HUFFINGTON POST

Russia's Terror, War Victims Aren't Leading Headlines Back Home

The Russian press has barely covered the Metrojet crash victims and their relatives.
A memorial service for the Metrojet crash victims in St. Petersburg, Russia, Nov. 8, 2015.
A memorial service for the Metrojet crash victims in St. Petersburg, Russia, Nov. 8, 2015.

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A Russian passenger jet exploded in midair over Egypt’s Sinai peninsula almost one month ago, plunging 224 people on board to their deaths. 

It was the worst aviation disaster in Russian history and the deadliest terrorist attack targeting Russians in over a decadeYet many Russians know little about the victims of Metrojet Flight 9268. 

Russian authorities released the passenger manifest -- which included 209 Russian citizens and at least 25 children -- but their personal stories have not been widely covered in the Russian press.

“It’s shocking in comparison to when tragedies happen in Western countries, when there are photos of the victims and comments on social media,” said Tonia Samsonova. Samsonova is a founder of Russian-language social network The Question and a U.K.-based correspondent for the Echo of Moscow, regarded as Russia's most liberal radio station.

The lack of coverage has repercussions on public perceptions of the tragedy, said Valery Nechay, a Russia-based journalist for the station.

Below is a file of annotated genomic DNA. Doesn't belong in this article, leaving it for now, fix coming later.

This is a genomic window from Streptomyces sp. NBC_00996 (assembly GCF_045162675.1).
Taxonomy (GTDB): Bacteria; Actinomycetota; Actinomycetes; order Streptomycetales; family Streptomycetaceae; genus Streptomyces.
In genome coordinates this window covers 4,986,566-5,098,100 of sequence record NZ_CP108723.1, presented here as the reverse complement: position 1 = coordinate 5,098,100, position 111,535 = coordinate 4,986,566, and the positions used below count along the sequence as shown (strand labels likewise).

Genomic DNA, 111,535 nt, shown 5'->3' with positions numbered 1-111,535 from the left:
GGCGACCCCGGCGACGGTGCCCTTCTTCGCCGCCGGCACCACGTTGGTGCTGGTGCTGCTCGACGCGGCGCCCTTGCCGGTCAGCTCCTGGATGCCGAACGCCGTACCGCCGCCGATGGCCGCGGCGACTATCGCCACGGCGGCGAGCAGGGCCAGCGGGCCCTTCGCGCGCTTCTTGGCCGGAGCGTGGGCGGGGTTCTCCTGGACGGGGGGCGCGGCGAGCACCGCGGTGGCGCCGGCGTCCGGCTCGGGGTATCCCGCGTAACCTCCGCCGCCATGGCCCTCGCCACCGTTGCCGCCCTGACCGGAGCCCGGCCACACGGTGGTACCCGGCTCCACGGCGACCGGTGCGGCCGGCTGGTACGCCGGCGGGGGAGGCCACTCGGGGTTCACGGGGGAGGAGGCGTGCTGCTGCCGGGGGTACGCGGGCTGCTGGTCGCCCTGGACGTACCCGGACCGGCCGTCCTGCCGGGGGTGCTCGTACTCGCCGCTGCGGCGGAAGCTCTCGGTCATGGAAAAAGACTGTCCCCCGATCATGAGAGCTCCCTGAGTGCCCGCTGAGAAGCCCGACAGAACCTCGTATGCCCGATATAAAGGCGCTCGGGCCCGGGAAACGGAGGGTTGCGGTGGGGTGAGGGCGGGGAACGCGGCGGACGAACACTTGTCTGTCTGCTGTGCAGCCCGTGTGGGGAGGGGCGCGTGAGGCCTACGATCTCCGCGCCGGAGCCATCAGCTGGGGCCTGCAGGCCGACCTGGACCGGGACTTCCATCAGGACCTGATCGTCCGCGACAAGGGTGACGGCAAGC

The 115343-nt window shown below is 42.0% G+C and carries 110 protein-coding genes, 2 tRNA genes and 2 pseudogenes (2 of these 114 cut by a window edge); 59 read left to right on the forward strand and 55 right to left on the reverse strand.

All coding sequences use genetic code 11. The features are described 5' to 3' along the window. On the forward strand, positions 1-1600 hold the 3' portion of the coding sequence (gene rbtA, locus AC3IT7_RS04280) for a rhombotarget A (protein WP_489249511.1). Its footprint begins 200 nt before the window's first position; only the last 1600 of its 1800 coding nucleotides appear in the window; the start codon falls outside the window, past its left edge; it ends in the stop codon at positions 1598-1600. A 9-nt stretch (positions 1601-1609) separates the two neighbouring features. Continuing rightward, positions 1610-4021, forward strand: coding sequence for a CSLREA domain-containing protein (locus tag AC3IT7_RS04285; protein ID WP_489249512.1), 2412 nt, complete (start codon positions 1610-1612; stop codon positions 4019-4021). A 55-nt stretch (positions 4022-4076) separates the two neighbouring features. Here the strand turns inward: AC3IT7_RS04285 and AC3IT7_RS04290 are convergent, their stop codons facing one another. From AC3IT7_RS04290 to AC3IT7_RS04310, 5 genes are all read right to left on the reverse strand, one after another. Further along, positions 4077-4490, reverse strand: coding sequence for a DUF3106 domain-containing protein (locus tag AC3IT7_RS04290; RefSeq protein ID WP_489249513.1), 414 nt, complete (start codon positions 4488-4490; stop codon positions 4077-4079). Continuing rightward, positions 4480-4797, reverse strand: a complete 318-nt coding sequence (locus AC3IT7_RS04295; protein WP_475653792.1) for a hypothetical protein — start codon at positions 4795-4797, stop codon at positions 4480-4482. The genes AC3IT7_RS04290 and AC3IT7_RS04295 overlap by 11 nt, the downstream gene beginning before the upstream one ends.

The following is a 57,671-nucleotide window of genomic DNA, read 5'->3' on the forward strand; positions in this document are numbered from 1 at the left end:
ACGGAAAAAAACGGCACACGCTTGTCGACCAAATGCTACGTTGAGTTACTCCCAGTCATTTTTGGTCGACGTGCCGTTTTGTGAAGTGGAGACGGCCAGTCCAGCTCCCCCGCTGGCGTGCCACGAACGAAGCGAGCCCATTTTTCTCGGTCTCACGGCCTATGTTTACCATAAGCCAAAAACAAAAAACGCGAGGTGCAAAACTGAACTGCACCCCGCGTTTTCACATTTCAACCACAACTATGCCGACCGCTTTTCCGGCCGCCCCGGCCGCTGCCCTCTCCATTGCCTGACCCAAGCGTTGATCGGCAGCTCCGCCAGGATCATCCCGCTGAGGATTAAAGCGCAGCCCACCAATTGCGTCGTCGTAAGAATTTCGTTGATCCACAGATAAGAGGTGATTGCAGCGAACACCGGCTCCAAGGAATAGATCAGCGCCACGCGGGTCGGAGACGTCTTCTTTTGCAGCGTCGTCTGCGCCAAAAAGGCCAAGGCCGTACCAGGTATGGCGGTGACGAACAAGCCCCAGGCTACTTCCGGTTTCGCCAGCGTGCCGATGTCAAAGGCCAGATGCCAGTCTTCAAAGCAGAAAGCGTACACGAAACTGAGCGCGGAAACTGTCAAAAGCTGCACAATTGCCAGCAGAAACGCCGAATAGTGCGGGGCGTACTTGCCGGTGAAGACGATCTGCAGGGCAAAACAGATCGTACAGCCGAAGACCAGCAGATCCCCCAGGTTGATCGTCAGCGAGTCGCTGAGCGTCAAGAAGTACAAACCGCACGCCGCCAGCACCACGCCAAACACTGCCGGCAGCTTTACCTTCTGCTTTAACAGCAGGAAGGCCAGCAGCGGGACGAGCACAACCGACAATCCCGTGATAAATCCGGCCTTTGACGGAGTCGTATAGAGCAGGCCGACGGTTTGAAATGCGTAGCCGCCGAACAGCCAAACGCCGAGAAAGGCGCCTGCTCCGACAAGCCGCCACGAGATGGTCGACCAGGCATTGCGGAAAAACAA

“People become more involved in the story when they know the images and stories, and not just a number -- 224 victims,” he told The WorldPost.

A funeral for Metrojet victim Timur Miller in St. Petersburg.
A funeral for Metrojet victim Timur Miller in St. Petersburg.

The so-called Islamic State extremist group said it had planted a bomb on the plane in retaliation for Russian intervention into the Syrian war since September, a claim deemed credible by Western officials, to the chagrin of the Kremlin. Initially, Russian and Egyptian authorities cautioned that mechanical defects or pilot error or pilot error could be to blame.

When Russia's FSB security services acknowledged two weeks later that the plane had been bombed, much of the public debate had already moved on. 

“In the first days [after the plane went down], everyone was discussing the company Metrojet and its subsidiary Kogalymavia, and trying to figure out who is responsible,” Samsonova said. “There was no question as to whether it was true or not. It was totally unthinkable that ISIS could be a real threat to us,” she said.

“By the time people realized it was a terrorist attack, the grief had passed.”

All 224 passengers and crew were killed in the crash.
All 224 passengers and crew were killed in the crash.

The grief, of course, has just begun for the families of the victims. Yet few journalists have spoken to the Metrojet relatives and they have been mostly absent from public discussions about the attack and its repercussions.